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Rural health in his sights

27 July 2020

Diplomate Joshua Thomas’s love for obstetrics and gynaecology can be traced back to his time working as an intern in Malaysia in 2010 where he realised his true calling while rotating through the busy department of obstetrics and gynaecology at Kuala Lumpur General Hospital.

“I was working in a very busy hospital with up to 20,000 deliveries a year which gave me immense insight into the field of O&G,” says Josh, who was born and grew up in the Southeast Asian country.

“I was working long hours and was exposed to complex obstetrics and gynaecology care, and the interest came specifically when I was in this one particular delivery which was rather harrowing and in the minutes that were passing, the urgency for a delivery was imminent. I observed how calmly yet graciously, the obstetric consultant performed an operative vaginal delivery, delivering a beautiful baby girl into the arms of the mother who wept with joy.

“Mum and dad were ecstatic, and that moment was really a lightbulb moment for me. That’s when I realised that this is the outcome I want to see in my daily work. This is the perfect combination of medicine and surgery and the nature of adrenaline that I crave. I want to put smiles on people’s faces. I want people to experience that sense of euphoria on a daily basis.”

From Malaysia to Perth

After working in Malaysia for six years, Josh arrived in Perth in 2016. Initially based at King Edward Memorial Hospital, Josh left to undertake rural obstetrics work for two years in Kalgoorlie. He now works as a Registrar at Osborne Park Hospital.

“I was actually supposed to be going to Kalgoorlie for only six months,” Josh says of his time in the Outback City. “I loved it, I loved the people, my colleagues, the patients. I loved working with the Indigenous communities. Eventually the lines between workmates, and family became a blur, making my decision to stay on longer, a much more memorable and rewarding experience.

“In the long run, that’s what I want to do. I want to work in rural medicine for a very long time, to implement changes based on evidence-based medicine and make profound improvements.”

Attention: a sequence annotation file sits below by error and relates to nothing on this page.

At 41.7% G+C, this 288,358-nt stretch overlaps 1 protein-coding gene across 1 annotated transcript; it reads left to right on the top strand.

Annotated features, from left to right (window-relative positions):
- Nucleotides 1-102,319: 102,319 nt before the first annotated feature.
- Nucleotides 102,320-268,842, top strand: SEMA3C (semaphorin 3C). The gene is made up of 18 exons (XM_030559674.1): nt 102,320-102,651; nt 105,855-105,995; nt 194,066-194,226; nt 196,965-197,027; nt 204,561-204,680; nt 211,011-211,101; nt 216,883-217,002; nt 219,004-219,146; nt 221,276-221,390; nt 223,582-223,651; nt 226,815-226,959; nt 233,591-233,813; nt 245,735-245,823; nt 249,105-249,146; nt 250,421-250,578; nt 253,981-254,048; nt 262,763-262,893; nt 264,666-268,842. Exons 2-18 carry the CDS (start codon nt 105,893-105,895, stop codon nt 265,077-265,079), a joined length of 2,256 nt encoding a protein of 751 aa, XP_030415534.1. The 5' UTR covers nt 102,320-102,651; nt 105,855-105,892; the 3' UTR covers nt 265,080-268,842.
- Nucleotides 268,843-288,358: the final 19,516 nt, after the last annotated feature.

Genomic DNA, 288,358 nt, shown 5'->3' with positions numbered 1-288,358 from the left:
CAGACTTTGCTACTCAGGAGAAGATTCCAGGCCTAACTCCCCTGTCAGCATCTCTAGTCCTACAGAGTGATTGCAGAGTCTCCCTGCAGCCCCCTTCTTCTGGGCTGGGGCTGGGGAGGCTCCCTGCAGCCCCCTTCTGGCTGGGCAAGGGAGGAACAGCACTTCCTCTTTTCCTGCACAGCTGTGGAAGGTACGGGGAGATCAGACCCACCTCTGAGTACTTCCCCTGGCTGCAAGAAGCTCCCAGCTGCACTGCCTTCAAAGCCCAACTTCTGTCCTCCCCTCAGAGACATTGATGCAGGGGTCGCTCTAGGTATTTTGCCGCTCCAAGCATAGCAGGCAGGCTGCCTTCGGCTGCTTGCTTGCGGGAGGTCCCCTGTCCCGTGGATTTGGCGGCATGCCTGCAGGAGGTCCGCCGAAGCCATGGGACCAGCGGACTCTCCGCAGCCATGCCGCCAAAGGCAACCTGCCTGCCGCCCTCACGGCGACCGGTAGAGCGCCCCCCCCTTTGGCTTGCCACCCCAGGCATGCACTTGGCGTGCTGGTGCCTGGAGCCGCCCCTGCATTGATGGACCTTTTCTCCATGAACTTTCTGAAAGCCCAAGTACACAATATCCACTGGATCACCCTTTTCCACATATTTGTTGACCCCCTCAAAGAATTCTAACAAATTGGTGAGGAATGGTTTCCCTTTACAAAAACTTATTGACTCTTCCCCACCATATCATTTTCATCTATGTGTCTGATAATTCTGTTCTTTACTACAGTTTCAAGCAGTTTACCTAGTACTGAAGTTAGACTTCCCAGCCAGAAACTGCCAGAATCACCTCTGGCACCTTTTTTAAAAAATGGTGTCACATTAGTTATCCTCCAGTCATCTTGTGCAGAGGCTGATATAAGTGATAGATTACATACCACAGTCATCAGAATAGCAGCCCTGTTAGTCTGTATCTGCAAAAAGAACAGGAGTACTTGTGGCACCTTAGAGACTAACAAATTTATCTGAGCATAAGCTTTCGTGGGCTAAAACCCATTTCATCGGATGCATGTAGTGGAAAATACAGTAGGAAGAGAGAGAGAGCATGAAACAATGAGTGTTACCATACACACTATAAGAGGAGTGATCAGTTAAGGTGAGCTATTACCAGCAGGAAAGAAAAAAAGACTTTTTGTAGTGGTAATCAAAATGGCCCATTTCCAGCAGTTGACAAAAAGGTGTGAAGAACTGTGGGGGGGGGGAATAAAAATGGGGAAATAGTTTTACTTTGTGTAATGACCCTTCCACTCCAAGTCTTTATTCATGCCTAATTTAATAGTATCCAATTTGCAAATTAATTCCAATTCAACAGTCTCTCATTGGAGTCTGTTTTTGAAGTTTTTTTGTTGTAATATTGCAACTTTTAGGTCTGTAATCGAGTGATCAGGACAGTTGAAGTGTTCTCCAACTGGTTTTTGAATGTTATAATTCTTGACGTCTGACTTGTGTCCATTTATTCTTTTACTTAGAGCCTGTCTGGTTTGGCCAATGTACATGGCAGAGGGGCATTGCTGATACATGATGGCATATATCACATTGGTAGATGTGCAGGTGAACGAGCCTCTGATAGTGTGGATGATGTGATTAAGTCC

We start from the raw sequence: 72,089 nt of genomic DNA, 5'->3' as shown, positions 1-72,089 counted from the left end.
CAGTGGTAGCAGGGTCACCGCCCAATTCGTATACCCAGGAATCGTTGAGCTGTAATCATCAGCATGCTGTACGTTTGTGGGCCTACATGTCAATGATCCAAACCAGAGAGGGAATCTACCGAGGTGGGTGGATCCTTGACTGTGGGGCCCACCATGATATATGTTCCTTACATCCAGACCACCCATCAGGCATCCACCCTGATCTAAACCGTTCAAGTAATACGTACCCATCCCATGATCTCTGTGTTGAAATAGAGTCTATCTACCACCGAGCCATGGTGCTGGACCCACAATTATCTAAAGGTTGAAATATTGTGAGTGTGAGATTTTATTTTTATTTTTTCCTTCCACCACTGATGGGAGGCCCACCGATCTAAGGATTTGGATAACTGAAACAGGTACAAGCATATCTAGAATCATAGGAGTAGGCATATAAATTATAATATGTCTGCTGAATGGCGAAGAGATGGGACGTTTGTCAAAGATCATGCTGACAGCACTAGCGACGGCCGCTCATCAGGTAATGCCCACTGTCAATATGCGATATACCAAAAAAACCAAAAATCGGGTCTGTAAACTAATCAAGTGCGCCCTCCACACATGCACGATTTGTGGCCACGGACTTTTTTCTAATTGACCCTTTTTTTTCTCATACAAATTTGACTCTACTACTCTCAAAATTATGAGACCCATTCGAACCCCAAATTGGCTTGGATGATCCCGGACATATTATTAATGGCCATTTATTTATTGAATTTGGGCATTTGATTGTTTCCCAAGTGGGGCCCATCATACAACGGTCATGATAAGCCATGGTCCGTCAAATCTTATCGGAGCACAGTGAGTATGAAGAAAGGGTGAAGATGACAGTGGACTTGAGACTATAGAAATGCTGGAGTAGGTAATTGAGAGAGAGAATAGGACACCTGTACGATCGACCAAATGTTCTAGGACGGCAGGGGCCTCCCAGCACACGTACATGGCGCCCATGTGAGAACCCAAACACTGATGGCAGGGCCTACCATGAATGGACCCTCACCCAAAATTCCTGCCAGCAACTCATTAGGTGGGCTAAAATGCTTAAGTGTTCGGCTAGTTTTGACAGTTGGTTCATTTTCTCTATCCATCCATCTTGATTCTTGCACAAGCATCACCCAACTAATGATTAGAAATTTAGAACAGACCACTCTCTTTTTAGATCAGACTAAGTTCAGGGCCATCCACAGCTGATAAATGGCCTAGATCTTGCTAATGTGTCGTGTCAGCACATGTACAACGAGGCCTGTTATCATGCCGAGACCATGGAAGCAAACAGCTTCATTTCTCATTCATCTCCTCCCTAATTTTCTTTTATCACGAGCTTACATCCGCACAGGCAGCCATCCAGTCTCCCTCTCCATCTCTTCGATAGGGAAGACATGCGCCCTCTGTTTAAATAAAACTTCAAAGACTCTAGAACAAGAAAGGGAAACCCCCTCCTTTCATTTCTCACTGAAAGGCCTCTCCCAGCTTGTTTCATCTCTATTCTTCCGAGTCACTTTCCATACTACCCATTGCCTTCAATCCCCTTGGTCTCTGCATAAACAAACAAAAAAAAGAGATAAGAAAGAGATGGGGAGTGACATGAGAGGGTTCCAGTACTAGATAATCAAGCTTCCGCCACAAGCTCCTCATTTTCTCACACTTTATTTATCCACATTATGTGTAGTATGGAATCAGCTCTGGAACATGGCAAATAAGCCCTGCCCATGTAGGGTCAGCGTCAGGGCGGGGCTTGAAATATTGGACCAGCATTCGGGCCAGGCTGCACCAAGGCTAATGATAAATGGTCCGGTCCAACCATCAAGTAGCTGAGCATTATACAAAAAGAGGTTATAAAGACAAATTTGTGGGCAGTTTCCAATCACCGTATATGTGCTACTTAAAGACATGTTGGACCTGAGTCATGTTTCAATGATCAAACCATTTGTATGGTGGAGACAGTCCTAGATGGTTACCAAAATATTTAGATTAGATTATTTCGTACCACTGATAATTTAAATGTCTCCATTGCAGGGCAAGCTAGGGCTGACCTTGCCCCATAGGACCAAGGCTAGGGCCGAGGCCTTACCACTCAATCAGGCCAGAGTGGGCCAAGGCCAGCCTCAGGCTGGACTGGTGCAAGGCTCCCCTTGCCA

Off to Zambia

Volunteering overseas and helping those less fortunate has always appealed to Josh, so when an opportunity arose to work in Zambia, he jumped at it.

“I felt it would be very worthwhile to stretch out a helping hand,” he says. “They were looking for someone with obstetrics and gynaecology experience who was able to run a small unit staffed by midwives only with the bare minimum. And I was used to that in Malaysia, when I was doing rural work.

“So, I thought ‘yeah, let’s sign up for this’.

“When I arrived, I have to say I was in awe at the simplicities of life yet the absolute abundance of joy the people of Zambia had. Despite their lack in resources, they made it up in grit, resilience, love and humanity. It was one of the most amazing experiences I have ever had. I loved working in settings where you have minimum resources because you really learn how to improvise. And secondly, you work closely with people who have been in these situations and you learn a lot about how mentally, emotionally and physically strong they are and how they are able to overcome all these hurdles and obstacles.”

During his time in Zambia, Josh took the time to explain and demonstrate to his patients the importance of maternal and fetal wellbeing by running morning education sessions for mothers. “And for the midwives, I organised an ultrasound tutorial from a donated ultrasound machine from an American obstetrician and upskilled the midwives by and teaching them the basics of fetal viability, presentation and basic well-being scans,” he says.

Back in Australia, Josh is always on the hunt to raise money so vital drugs can be bought and supplied to maternity hospitals in Zambia, places that are always on his mind. “I have told them they can continue to contact me, and I am happy to help and provide advice in any way I can,” he says.

His stint in volunteering has been “food for my soul” as he simply puts it. Josh now routinely and actively volunteers with the Australian Red Cross Society via soup patrol runs for the less fortunate, as well as integration programs for refugees and migrants. “This has unlocked a passion that has an emotional reward that surmounts any other,” he says.

Aiming for specialist training

Right now, Josh, 34, is busy preparing himself as a candidate in RANZCOG’s National Trainee Selection Process.

When asked what his advice is to medical students or those who are just starting their medical careers, Josh is clear: do not rush when making decisions. “We all go through medical school thinking we have an idea of what we want to do, but occasionally the interest and passion changes. For example, in medical school I wanted to be an orthopedic surgeon, until I invested time and experience and realised it wasn’t suited for me,” he says.

“My advice is: give yourself some time. Give yourself some options and discover your true passion. Because you want to go to work and do something that you absolutely enjoy. For me, obstetrics and gynaecology triggered that passion and awoke the ‘women’s health advocate’ in me.”


Josh, wife Sara and kids Jacob and Jordan


Josh during his time in Zambia with the midwives of Maramba
health district clinic, Zambia



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